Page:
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YO Info™ is the American Academy of Ophthalmology's newsletter for young ophthalmologists (YOs) — those in training as well as in their first few years in practice.
This newsletter provides YOs with information about practice management, coding and insurance questions, balancing work and family, and many other issues relevant to YOs. You'll also learn more about resources and services that are already available to you from the American Academy of Ophthalmology and the American Academy of Ophthalmic Executives (AAOE).
Coding Q&A — Your Questions Answered, Part 2
The American Academy of Ophthalmic Executives has lately received a host of interesting questions about different coding-related matters. Below is a second installment of the standouts.
Secrets of Financial Success for Young Ophthalmologists
Imagine you have just finished residency and are starting your medical career. You may feel relieved to finally have those years of schooling and training behind you. But then reality sets in, and you wonder how you are going to deal with the medical school debt that you’ve accrued. How can a young physician balance the financial stresses of overwhelming medical school debt with buying a first home, saving for retirement, buying a new car and, at the same time, enjoying life? Let’s approach this question with a specific plan of action and some principles that can help any young physician.
Doctors in Dialogue: The Resident-Fellow Relationship
Ophthalmology fellowships serve a unique role in the hierarchy of learning and teaching. Previously YO Info covered whether pursuing fellowship is right for residents. Now, turn that question around: “As a resident, do I want a fellow?” How residents and fellows interact surfaces frequently in medical student interviews, perhaps as a courtesy question or a genuine inquiry into the educational process for a specific department. Though the pros and cons depend on perspective, a review of the evidence shows that fellowships undoubtedly can enhance the reputation of a program and the education of its residents.
How to Write Peer-Reviewed Journal Articles
One of the more valuable, if not overlooked, elements of resident education is the intellectual challenge associated with critically evaluating published research. Typically, peer-reviewed journal articles center on evidence-based clinical ophthalmology that has been screened for errors in method, misuse of statistical analysis and overgeneralization of results. And the more that residents are a part of this process — actively participating in expressing critiques, offering alternating opinions and correcting colleagues — the better they will be equipped to engage in the larger professional conversation and thus advance the field of ophthalmology.
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Academy Online Community Highlights
YO Info picks the most relevant highlights from recent discussions among your peers.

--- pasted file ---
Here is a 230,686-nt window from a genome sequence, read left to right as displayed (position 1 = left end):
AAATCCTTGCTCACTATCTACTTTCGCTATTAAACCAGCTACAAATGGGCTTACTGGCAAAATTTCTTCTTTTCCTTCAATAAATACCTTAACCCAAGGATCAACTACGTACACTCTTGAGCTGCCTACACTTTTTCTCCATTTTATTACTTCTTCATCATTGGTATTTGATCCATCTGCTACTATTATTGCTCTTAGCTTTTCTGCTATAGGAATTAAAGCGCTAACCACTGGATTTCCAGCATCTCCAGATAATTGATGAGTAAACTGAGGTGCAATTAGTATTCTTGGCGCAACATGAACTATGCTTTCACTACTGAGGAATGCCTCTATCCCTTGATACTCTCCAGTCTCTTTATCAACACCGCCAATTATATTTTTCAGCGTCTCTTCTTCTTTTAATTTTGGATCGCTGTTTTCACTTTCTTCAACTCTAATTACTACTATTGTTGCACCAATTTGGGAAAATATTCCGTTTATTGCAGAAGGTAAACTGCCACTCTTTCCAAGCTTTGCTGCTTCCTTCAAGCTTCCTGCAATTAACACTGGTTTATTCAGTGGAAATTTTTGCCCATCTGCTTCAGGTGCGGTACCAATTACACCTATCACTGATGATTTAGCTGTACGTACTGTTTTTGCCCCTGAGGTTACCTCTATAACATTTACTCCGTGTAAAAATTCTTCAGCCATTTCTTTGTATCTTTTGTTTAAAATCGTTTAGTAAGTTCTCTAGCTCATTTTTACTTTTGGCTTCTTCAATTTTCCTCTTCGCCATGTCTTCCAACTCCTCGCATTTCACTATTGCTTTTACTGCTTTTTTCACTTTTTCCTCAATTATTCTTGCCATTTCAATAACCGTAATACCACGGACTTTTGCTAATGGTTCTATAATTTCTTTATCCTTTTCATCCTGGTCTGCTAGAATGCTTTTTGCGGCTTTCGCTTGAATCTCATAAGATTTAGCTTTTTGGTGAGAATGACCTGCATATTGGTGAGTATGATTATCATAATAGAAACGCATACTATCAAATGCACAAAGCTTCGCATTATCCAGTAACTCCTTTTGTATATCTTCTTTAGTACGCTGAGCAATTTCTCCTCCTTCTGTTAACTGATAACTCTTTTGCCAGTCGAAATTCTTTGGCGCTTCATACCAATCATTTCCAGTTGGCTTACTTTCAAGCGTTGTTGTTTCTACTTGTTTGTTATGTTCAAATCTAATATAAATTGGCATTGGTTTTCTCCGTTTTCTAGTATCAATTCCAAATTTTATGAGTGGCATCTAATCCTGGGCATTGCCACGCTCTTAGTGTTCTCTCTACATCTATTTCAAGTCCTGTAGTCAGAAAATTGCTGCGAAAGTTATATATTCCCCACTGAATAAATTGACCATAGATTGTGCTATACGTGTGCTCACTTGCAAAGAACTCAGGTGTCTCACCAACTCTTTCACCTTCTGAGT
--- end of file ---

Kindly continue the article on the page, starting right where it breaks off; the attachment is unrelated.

News in Brief
YOs Travel to Nepal for Two-Week Medical Mission
Young ophthalmologists from the New York Eye and Ear Infirmary traveled to Nepal last month to provide free eye screenings, surgeries and other help in a remote part of the mountainous country. The team included Sanjay Kehar, MD, a member of the Academy's YO International Subcommittee and Travis Jenkins, MD, who wrote about Hurricane Sandy's impact on NYEE. The team treated roughly 1,000 villagers in the course of their trip. View photos from the trip and read about their time in Nepal.
Nominations for New Retina-Fellow Award Due July 15
Two deserving retina fellows will receive educational and travel funding to attend the 2013 Annual Meeting, through a new memorial award offered by the Foundation of the American Academy of Ophthalmology. Friends and family established the Sunil K. Rao, MD Memorial Retina Fellowship Award in honor of Dr. Rao, who died last year at age 34. Submit nominations by July 15.
2013 YO Info Resident Edition Now Available
Designed especially for incoming residents, this special, expanded edition of YO Info covers everything from what to put in your call bag to key ophthalmic abbreviations, a guide to different eyedrops, top resources for OKAP study and much more. View the 2013 resident edition.
June 18 Call Offers Compounding Legislation Update
Get the latest on federal legislation that could restrict access to compounded products like Avastin in the Academy's June 18 conference call. Senate legislation intended to tighten regulations on compounding pharmacies, including restrictions on office use of compounded products, will likely go to a full vote in July. Academy physician leaders and staff will provide an update on the status of the legislation and insights from conversations with senators during a conference call on June 18 at 8 p.m. EDT. To join the call, dial 877.210.9525. When prompted, enter the confirmation ID number: 87882912. Learn more (Academy login required).
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